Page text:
- Responsibilities of current staff. Include the number of classes, preparations, class sizes and students per teacher.
- Extra-curricular responsibilities and number of contact hours with students spent outside the school day
- Comparison data. What is the student-to-teacher ratio and the number of class preparations in other curricular areas? How does your staffing compare with other similar schools?
- Proposed responsibilities for new staff
- Benefits of hiring additional staff (make this student-centered)
3. The Master Schedule Is Not Conducive to Enrolling in Music Class
Helpful data to include in a discussion of the master schedule could include:
- Attrition data: How many students have you lost from the program due to conflicts with the master schedule?
- Schedules from other schools that work
- Advocacy research and articles that show the benefit of music study
- Anecdotal evidence/ personal testimony from students about the benefits of music class and the challenges they encounter with the current schedule
Making Your Case
Once you have collected and prepared your data, schedule a time to chat with your administrator when neither of you will be rushed. Let your administrator know that you would like to discuss some challenges you are facing as well as possible solutions. Be prepared to provide factual information and answer questions.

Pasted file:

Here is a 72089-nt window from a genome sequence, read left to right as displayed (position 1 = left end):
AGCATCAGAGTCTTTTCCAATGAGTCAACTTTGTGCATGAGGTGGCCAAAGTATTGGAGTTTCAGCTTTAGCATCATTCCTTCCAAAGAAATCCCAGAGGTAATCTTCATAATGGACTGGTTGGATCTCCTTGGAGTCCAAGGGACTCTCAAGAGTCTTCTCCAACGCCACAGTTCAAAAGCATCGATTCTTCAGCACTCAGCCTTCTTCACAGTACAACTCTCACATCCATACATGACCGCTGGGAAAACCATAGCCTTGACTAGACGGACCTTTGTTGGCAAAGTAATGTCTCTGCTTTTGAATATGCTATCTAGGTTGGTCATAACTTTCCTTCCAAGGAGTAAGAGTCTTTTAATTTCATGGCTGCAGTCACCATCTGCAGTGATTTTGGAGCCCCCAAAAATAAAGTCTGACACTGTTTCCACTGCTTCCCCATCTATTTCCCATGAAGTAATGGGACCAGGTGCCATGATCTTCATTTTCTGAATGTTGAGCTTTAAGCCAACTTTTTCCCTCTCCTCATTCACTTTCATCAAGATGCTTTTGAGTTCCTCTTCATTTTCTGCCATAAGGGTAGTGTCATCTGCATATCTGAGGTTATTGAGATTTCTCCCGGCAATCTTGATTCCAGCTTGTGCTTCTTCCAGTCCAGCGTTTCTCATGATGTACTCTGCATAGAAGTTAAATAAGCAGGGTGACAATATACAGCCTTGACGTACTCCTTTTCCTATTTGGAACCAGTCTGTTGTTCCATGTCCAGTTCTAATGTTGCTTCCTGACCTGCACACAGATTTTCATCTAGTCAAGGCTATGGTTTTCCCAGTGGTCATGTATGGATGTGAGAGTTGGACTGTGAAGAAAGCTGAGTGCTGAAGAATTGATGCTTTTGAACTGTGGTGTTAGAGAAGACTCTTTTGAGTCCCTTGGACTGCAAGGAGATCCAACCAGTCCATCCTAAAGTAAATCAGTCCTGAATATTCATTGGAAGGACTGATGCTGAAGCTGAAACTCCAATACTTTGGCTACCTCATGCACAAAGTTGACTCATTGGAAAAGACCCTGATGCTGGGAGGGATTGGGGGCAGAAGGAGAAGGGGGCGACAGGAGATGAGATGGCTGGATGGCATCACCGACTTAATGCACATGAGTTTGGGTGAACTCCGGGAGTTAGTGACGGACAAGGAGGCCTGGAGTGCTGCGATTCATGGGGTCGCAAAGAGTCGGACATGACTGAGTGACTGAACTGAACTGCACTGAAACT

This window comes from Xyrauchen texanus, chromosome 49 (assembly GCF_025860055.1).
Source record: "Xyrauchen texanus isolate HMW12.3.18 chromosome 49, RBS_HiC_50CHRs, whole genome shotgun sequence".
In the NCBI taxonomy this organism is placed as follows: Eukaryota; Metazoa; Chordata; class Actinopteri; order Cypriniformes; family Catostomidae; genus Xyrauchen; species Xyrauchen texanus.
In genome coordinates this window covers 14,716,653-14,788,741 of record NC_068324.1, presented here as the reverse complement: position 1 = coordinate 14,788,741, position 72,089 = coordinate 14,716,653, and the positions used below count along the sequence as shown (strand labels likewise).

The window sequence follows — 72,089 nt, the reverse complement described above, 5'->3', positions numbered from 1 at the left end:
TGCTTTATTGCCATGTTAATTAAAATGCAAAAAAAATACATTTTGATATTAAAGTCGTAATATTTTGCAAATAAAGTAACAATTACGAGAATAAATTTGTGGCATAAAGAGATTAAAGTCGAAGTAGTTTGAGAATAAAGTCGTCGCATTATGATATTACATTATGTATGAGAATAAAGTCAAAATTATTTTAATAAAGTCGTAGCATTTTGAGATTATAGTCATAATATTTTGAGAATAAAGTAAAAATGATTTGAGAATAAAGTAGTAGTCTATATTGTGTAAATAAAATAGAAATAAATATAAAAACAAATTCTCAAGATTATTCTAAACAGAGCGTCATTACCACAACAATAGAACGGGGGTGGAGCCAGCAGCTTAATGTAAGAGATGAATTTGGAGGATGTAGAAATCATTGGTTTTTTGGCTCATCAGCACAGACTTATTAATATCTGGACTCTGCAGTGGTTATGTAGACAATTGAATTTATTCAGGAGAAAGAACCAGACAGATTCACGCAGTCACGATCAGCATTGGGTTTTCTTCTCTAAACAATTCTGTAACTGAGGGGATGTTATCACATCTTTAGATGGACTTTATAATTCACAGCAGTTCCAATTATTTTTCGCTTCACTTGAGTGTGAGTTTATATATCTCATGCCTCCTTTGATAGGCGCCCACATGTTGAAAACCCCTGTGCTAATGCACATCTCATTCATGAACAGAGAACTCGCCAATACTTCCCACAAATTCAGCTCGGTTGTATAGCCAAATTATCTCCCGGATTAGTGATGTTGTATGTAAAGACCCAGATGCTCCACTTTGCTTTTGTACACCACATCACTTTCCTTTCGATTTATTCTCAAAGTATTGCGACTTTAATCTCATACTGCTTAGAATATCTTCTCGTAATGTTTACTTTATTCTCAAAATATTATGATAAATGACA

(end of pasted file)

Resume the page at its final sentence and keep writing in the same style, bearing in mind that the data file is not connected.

This is not the time to let emotion take control. Don’t be the director that only complains about problems without offering realistic solutions. Your principal may not know anything about running a music program, but he or she is probably very adept at navigating administrative red tape in your school district. If you can provide sound evidence that backs up your claims, as well as providing possible solutions, you will have made it much easier for your administrator to go to bat for you.
Realize That This May Not Be a “One and Done” Conversation
You may need to start the conversation with just some basic information so that you don’t overwhelm your administrator. For example, if you don’t have enough working instruments, you might start with just two documents: an inventory report showing which instruments are playable and enrollment figures that justify the need for additional instruments. In some cases, this will be enough. If not, find out what additional information your administrator wants and schedule a follow-up meeting.
Particularly if your request involves a significant financial expenditure, it may take some time to get approval. School budgets are planned and money is earmarked far in advance. You may have to allow time for your district to set aside the funds that your program needs. Be prepared to prioritize, set a reasonable timeline and keep the conversation going.
Every administrator differs in how they support the arts. However, if you are struggling to get what your program needs, this does not necessarily mean that your administration is unsupportive. It may mean that they are unaware of your challenges, or are trying to balance the needs of many areas. Be patient, yet persistent. Work to educate your administration. Luckily, you are a trained educator! Just as you have to differentiate instruction for your students, you may also have to try multiple approaches with your administration.
I wish you the best of luck as you advocate for the needs of your students!